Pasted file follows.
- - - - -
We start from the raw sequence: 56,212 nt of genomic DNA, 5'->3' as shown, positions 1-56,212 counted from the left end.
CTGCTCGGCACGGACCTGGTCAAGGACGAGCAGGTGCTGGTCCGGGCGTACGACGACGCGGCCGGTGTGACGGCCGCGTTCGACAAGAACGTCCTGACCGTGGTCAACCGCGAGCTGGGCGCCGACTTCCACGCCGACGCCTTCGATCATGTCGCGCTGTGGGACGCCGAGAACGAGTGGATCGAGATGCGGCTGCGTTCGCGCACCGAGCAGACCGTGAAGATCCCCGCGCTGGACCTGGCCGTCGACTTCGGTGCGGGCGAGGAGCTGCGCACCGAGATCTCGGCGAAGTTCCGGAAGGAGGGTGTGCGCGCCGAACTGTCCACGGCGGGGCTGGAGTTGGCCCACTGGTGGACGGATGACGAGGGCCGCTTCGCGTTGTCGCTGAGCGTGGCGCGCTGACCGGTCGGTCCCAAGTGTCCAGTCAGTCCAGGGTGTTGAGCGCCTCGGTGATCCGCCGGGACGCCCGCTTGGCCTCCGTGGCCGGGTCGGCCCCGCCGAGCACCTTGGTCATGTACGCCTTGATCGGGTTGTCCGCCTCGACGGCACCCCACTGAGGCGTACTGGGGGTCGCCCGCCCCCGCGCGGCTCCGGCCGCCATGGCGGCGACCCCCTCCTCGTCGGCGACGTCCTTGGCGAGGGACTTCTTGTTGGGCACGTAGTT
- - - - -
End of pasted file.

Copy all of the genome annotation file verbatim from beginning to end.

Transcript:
We start from the raw sequence: 56,212 nt of genomic DNA, 5'->3' as shown, positions 1-56,212 counted from the left end.
CTGCTCGGCACGGACCTGGTCAAGGACGAGCAGGTGCTGGTCCGGGCGTACGACGACGCGGCCGGTGTGACGGCCGCGTTCGACAAGAACGTCCTGACCGTGGTCAACCGCGAGCTGGGCGCCGACTTCCACGCCGACGCCTTCGATCATGTCGCGCTGTGGGACGCCGAGAACGAGTGGATCGAGATGCGGCTGCGTTCGCGCACCGAGCAGACCGTGAAGATCCCCGCGCTGGACCTGGCCGTCGACTTCGGTGCGGGCGAGGAGCTGCGCACCGAGATCTCGGCGAAGTTCCGGAAGGAGGGTGTGCGCGCCGAACTGTCCACGGCGGGGCTGGAGTTGGCCCACTGGTGGACGGATGACGAGGGCCGCTTCGCGTTGTCGCTGAGCGTGGCGCGCTGACCGGTCGGTCCCAAGTGTCCAGTCAGTCCAGGGTGTTGAGCGCCTCGGTGATCCGCCGGGACGCCCGCTTGGCCTCCGTGGCCGGGTCGGCCCCGCCGAGCACCTTGGTCATGTACGCCTTGATCGGGTTGTCCGCCTCGACGGCACCCCACTGAGGCGTACTGGGGGTCGCCCGCCCCCGCGCGGCTCCGGCCGCCATGGCGGCGACCCCCTCCTCGTCGGCGACGTCCTTGGCGAGGGACTTCTTGTTGGGCACGTAGTT